Is it taking too long to prepare your SOW and Evaluation Criteria?


Dan Everest

Published on: 07/21/2018

What is the SOW? Why is it important?

The Statement of Work (SOW, or PWS) is the foundation for Acquisition success. Competitions go smoothly when the SOW is “biddable.” Whatever your writing medium of choice (word processor, spreadsheet, or database), the key to constructing a biddable SOW is a consistent design containing all necessary information in an easy-to-navigate format. When done this way, the result will be a level playing field for bidders.

When completed, the SOW is easily saved as a digital PDF and attached to the RFP, where it can be examined, searched, and highlighted by bidders.

A Structured SOW in row and column format, using a word processor.

How much detail and how many requirements are sufficient?

A proven methodology for developing the best SOW structure includes:

• A Requirement Title (optional, but helps when you start sorting and searching)

• A Major Requirement, in as simple a verb/noun format as possible

• Additional information and/or related requirements, making the required project-specific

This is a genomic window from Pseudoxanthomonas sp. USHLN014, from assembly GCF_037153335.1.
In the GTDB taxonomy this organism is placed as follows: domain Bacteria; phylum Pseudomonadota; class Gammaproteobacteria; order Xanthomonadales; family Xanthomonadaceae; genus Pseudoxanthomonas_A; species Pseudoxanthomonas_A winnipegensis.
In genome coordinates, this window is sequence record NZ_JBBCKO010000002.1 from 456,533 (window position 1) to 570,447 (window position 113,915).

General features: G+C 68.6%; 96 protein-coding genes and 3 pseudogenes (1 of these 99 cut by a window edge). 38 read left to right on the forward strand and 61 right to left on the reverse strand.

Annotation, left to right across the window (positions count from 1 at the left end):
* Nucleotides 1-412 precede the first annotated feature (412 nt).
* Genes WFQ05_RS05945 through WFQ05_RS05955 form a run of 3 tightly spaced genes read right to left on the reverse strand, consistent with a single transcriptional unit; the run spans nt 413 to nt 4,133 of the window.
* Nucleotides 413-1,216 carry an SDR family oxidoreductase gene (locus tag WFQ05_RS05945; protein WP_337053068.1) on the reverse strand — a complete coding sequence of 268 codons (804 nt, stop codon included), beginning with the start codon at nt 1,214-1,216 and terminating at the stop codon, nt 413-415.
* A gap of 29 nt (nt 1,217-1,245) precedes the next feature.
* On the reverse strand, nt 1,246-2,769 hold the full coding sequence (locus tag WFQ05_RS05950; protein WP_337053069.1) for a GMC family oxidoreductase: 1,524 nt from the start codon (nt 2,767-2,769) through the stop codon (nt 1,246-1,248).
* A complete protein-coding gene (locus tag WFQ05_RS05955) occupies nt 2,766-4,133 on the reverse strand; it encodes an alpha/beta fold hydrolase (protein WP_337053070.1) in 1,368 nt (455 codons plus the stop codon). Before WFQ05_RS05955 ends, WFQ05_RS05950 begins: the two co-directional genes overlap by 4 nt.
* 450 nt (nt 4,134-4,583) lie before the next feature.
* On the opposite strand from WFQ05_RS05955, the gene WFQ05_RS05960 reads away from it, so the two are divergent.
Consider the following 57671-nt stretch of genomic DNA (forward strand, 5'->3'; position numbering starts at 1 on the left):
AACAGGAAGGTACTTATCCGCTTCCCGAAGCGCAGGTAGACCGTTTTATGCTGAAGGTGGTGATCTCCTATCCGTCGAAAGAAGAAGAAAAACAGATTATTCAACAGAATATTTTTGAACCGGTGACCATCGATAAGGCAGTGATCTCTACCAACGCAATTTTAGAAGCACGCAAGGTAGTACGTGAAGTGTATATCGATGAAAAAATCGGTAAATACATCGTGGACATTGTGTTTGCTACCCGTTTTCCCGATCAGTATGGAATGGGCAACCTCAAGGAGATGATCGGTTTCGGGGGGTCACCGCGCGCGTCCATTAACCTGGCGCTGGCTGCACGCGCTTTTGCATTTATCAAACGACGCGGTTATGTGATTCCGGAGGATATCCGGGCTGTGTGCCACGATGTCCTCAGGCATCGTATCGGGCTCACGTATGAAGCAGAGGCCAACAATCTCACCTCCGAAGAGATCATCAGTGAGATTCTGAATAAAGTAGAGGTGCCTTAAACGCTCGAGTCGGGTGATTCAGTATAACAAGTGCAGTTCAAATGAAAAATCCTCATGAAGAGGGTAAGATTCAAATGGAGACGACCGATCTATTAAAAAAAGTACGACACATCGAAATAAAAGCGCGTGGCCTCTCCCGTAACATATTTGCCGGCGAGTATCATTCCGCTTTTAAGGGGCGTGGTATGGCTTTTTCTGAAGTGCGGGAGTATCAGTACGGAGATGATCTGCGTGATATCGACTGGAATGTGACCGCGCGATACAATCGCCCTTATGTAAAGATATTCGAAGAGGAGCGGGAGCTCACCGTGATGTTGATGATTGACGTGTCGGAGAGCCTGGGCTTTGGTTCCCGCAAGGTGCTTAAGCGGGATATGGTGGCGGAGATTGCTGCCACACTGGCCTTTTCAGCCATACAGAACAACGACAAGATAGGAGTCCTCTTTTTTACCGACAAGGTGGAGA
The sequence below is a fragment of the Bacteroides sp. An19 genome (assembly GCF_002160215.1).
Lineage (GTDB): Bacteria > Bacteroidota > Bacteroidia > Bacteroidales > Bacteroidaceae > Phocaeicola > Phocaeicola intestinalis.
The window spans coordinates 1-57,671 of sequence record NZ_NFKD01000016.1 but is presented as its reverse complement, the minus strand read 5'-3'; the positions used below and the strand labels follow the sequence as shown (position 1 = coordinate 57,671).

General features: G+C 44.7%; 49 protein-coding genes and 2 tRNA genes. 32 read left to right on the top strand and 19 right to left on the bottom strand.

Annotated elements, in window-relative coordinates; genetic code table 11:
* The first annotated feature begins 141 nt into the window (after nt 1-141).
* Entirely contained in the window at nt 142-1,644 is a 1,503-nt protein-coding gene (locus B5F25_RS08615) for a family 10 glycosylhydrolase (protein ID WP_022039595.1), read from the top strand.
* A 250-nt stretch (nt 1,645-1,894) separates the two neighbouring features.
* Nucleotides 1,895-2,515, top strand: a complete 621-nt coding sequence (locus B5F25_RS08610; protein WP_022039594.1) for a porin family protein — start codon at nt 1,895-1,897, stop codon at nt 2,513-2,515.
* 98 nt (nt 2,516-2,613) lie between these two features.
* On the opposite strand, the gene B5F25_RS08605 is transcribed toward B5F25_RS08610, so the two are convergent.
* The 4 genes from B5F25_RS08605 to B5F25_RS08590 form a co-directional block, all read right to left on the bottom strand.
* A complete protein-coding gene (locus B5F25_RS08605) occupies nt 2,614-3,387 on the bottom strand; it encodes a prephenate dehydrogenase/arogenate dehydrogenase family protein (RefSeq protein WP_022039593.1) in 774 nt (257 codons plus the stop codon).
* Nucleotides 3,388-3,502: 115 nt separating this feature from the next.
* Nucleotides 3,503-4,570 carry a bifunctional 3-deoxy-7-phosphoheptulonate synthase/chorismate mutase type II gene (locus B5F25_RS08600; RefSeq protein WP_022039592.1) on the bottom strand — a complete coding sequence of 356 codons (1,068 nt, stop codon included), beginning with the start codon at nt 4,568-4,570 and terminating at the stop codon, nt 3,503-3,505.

• An Estimated Quantity, so bidders respond to the same scope (i.e., apples-to-apples)

• Most importantly, a Performance Standard that identifies the same success level to all bidders (i.e., apples-to-apples)

While a minimal SOW sounds like a good idea, there are drawbacks with either minimalist approach:

  1. Bidders must write the services they are going to deliver to be able to offer a price.

Drawback: No one will state the same deliverables requiring significant evaluation effort and resulting in a selection that is not apples-to-apples.

  1. You prepare evaluation criteria that contain all the detail of the services you really want to buy to allow for an apples-to-apples selection.

Drawback: You spend a significant amount of time writing evaluation criteria that are discarded once the contract is in place, so why not just put the requirements in the SOW? After all, this is really what you want to buy.

“Provide all necessary services to deliver and support training."

Biddable SOWs are driven not by page count, but by performance standards. You need a requirement for every item whose success you care about and need to be able to measure. Proven SOWs with a Section such as Grounds Maintenance or Training will have about 15 to 40 requirements per Section containing Performance Standards, many of them supported by tables containing Estimated Quantity information. Having too few requirements or too little support detail just transfers the work to bidders and evaluators.

A Structured SOW in row and column format, using a word processor:

Anything Specific you want to look for?